Natural Skin Care: The Good, The Bad, and The Ugly

The internet is a beacon of easy DIY face recipes, from scrubs to masks, cleansers to spot treatments. Even though we love creating these recipes, we don’t always think twice about the ingredients we use. Here, DIY Makeup breaks down the most popular skin care ingredients, while answering the age old question: “Should I be putting this on my face?” So, whether you’re creating an original recipe or doing research on a new or old favorite, here are the top miracles, hazards, and mysteries of DIY skin care.


The Best Ingredients



Honey is the hero of skin care. There is practically nothing it can’t do. Honey is a natural antiseptic, meaning it helps reduce the chances of infection and inflammation in wounds, which in this case works for pimples and aggravated skin. It is a natural moisturizer, and contains a variety of vitamins, minerals, and antioxidants, including vitamin C, which aids sundamanged and wrinkled skin.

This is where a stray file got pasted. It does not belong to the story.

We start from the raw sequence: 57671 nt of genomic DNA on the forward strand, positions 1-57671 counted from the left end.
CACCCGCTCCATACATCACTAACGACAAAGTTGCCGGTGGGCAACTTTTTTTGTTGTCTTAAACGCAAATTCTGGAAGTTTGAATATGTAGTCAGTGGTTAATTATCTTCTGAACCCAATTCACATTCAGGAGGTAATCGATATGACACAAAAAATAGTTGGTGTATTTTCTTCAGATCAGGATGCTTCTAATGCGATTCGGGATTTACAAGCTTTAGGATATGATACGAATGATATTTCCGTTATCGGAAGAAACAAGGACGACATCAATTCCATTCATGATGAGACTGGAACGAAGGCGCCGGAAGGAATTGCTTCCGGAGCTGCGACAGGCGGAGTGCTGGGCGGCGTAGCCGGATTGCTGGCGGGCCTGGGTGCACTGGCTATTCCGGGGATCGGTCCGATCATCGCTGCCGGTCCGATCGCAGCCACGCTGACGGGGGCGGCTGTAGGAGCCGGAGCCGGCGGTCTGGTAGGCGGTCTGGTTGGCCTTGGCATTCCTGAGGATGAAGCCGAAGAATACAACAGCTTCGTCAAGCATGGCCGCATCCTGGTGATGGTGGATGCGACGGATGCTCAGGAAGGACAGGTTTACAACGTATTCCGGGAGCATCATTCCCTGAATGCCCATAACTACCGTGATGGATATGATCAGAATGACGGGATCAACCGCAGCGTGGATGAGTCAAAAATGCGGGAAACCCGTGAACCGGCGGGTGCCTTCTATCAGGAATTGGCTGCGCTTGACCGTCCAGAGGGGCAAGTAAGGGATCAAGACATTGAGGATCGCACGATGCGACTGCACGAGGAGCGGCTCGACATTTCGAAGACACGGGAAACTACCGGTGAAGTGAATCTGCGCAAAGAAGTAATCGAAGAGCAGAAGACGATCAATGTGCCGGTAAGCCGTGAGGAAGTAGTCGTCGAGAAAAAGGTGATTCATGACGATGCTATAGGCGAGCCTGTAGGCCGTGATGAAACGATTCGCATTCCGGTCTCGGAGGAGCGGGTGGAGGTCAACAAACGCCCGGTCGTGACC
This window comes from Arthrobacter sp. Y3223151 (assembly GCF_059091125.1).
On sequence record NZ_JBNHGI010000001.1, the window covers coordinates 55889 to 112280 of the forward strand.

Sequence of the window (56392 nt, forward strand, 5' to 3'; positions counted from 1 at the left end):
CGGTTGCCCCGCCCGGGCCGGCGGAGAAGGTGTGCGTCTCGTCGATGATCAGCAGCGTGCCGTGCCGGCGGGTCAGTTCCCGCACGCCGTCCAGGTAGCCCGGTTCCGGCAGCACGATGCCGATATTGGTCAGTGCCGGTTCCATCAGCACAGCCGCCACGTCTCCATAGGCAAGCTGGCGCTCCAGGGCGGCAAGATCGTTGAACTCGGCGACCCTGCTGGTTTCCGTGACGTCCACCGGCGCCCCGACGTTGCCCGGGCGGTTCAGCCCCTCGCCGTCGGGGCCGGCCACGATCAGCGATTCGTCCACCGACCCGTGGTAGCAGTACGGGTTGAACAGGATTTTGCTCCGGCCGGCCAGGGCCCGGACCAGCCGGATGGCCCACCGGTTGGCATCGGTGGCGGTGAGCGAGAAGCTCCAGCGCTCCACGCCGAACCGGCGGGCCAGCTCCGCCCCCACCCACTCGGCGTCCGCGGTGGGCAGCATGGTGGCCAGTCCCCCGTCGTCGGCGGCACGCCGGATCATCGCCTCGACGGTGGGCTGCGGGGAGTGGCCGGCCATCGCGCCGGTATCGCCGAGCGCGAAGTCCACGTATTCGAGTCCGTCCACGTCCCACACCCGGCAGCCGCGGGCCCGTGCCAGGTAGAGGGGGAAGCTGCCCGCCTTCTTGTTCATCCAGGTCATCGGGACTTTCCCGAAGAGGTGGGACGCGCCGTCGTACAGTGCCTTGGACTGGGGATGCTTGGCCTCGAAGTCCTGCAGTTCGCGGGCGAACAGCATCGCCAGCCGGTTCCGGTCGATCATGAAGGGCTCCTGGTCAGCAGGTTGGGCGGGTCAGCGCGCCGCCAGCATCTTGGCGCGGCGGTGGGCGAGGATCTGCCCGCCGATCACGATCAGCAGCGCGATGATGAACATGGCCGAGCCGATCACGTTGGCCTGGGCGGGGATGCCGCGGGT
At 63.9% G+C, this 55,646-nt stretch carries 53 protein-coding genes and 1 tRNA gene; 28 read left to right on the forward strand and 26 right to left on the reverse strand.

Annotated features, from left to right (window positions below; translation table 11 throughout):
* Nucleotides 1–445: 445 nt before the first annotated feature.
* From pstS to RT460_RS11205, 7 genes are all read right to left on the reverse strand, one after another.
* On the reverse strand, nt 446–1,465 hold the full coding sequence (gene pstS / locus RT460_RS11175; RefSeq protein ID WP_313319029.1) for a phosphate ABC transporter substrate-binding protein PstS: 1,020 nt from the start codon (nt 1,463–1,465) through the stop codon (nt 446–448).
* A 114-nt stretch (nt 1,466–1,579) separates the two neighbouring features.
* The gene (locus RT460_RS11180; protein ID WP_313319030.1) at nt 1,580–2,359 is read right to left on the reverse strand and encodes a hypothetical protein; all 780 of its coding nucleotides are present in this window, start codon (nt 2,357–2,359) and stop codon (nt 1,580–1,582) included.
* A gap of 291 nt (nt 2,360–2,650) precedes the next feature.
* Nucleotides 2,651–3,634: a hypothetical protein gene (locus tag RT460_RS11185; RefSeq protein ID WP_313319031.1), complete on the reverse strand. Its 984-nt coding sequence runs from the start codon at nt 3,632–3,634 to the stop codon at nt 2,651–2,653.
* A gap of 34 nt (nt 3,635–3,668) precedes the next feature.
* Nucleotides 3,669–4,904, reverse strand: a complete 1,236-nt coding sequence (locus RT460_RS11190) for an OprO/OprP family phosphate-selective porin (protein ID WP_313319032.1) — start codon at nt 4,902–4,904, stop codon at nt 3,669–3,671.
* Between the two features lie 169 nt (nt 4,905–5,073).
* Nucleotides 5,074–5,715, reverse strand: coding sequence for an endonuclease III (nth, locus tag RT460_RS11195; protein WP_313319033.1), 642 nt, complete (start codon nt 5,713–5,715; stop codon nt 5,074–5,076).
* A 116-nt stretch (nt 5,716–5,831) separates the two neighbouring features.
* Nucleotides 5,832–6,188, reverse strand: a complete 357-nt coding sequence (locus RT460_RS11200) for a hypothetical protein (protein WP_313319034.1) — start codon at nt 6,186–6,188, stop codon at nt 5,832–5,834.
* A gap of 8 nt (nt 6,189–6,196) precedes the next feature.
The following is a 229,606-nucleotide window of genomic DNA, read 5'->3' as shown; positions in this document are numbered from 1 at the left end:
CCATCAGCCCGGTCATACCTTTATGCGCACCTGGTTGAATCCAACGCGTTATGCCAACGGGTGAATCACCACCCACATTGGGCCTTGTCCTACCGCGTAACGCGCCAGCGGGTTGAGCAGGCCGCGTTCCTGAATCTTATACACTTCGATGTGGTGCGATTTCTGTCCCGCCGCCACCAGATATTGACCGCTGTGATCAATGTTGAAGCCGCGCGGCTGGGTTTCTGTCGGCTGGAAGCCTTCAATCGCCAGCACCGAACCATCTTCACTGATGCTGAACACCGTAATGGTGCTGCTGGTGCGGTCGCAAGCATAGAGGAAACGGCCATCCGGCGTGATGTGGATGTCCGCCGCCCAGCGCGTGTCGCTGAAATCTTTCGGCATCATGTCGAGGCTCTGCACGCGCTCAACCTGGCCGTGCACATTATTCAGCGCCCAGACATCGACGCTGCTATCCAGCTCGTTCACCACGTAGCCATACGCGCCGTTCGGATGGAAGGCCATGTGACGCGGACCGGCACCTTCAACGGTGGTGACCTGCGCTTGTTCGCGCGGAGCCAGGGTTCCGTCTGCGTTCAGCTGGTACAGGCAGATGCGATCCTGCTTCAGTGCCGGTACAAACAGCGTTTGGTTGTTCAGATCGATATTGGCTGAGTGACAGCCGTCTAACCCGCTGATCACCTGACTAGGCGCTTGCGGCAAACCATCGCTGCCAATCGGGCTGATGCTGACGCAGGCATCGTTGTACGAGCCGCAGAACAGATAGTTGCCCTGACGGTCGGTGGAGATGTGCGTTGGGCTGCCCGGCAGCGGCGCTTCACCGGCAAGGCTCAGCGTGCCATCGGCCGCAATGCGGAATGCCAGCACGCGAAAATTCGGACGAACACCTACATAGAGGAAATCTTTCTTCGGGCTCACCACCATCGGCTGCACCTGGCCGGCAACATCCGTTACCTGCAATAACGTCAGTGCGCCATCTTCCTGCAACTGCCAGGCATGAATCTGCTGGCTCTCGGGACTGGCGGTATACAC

Though normal honey will fare, the best types of honey to use are raw honey and manuka honey. Raw honey can most commonly be found in health food stores and farmers markets. Manuka honey can be most commonly found in health stores, but is more expensive than regular and raw honey.



Yogurt is one of the most common bases for DIY face masks, and for good reason. Due to it’s fat content, yogurt is a natural moisturizer, and is both safe to use and easy to apply. Yogurt also help prevents acne, aids discoloration, and even relieves sunburn.

Plain yogurt is the only yogurt that should be used. Never use any yogurt with added flavoring, including vanilla, fruit, or other mixed ingredients.